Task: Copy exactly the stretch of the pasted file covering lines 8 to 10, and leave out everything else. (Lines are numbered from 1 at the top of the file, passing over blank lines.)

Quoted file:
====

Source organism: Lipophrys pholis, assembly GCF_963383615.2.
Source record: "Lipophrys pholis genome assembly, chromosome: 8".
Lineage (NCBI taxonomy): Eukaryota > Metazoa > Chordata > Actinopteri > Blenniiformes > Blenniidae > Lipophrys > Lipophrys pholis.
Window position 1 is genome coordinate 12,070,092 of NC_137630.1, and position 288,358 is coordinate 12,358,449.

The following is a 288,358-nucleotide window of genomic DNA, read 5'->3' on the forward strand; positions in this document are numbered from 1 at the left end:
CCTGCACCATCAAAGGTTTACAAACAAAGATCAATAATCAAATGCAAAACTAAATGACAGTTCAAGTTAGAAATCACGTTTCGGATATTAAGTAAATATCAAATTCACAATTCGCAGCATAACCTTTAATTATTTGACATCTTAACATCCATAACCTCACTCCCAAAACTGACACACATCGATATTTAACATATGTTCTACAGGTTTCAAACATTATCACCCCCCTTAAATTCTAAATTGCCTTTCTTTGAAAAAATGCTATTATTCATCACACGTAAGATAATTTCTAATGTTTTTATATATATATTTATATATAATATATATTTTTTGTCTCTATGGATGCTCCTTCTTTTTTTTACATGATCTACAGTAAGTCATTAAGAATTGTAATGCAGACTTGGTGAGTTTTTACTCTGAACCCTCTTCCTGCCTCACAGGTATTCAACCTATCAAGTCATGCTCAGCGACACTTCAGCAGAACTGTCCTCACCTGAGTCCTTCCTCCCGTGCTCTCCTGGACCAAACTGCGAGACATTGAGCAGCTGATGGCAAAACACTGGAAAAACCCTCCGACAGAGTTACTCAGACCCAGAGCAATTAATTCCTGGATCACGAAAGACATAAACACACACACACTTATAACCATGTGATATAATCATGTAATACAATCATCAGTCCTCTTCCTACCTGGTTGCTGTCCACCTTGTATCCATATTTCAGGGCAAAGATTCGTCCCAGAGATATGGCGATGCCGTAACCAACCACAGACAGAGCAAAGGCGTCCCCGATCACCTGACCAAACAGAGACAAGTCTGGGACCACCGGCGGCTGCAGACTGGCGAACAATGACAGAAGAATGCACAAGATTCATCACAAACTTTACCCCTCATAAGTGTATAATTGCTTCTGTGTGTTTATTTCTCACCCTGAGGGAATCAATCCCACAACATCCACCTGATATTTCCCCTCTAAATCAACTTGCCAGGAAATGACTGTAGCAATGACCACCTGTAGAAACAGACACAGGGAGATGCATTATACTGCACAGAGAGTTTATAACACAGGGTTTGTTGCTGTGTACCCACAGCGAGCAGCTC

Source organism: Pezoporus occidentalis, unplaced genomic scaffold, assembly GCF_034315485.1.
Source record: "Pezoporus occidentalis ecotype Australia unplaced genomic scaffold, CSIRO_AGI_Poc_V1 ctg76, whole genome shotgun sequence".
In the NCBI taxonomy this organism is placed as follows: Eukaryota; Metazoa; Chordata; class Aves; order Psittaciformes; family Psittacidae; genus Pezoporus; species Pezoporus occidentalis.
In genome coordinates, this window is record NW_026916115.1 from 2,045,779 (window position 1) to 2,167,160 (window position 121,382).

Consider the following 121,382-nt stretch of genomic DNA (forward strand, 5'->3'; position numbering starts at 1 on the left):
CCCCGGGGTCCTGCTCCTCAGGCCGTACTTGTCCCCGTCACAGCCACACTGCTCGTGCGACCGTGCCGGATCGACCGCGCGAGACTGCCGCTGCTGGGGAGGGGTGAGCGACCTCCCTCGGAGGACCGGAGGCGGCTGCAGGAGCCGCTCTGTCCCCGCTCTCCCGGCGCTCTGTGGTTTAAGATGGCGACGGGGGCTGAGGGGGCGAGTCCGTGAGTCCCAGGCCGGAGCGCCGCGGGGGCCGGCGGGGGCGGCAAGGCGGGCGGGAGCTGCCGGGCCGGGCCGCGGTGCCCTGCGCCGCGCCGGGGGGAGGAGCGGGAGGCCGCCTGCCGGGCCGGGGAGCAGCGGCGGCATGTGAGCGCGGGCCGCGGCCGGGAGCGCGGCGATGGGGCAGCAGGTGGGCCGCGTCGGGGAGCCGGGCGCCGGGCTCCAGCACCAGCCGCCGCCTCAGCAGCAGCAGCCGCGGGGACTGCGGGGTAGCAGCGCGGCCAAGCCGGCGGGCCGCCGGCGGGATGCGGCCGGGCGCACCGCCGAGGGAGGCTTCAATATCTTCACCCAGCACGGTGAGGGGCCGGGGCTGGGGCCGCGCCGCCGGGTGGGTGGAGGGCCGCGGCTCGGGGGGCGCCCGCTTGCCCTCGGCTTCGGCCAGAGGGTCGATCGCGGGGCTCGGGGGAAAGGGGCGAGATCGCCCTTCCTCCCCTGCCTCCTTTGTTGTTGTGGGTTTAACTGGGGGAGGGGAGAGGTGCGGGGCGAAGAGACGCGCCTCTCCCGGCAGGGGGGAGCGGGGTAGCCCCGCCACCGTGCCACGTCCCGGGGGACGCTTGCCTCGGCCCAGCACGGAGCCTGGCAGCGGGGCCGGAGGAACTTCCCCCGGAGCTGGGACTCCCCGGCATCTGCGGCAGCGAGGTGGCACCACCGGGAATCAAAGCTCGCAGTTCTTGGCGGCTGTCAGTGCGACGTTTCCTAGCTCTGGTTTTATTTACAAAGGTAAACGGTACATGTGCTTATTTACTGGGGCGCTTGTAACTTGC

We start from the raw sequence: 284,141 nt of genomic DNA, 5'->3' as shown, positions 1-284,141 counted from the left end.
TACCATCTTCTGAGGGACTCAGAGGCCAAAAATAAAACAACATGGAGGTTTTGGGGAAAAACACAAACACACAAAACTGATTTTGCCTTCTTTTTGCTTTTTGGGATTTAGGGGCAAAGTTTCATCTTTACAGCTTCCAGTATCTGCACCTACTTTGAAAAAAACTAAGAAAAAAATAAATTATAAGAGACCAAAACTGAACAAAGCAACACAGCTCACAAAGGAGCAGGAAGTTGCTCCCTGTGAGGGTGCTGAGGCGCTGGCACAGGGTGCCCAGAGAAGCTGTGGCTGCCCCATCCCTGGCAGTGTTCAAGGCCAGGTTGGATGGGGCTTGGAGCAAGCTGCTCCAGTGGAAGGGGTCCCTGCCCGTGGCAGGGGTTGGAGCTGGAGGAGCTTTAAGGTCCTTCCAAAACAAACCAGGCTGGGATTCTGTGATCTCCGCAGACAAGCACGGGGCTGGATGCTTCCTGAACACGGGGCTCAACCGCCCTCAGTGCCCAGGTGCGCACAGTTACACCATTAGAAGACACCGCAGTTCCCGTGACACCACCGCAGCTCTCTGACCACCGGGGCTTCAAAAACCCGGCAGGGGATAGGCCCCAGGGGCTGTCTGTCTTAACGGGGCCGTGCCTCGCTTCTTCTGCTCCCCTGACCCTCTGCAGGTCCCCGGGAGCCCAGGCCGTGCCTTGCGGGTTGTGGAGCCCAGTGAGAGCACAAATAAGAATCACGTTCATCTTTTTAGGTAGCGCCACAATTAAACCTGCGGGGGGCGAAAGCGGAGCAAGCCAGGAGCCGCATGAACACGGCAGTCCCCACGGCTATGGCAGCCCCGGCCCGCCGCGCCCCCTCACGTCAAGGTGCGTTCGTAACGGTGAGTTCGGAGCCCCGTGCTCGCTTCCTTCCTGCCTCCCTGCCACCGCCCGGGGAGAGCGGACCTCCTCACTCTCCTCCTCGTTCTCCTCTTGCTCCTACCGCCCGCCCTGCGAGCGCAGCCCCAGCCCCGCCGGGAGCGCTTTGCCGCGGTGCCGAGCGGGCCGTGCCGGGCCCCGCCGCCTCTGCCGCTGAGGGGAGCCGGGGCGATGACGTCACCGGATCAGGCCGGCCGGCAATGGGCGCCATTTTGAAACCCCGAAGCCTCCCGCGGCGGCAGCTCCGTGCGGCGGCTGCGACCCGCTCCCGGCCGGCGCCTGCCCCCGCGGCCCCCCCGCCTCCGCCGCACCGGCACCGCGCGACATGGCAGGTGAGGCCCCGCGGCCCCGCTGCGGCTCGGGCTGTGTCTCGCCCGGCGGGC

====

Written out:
Source record: "Pezoporus occidentalis ecotype Australia unplaced genomic scaffold, CSIRO_AGI_Poc_V1 ctg76, whole genome shotgun sequence".
In the NCBI taxonomy this organism is placed as follows: Eukaryota; Metazoa; Chordata; class Aves; order Psittaciformes; family Psittacidae; genus Pezoporus; species Pezoporus occidentalis.
In genome coordinates, this window is record NW_026916115.1 from 2,045,779 (window position 1) to 2,167,160 (window position 121,382).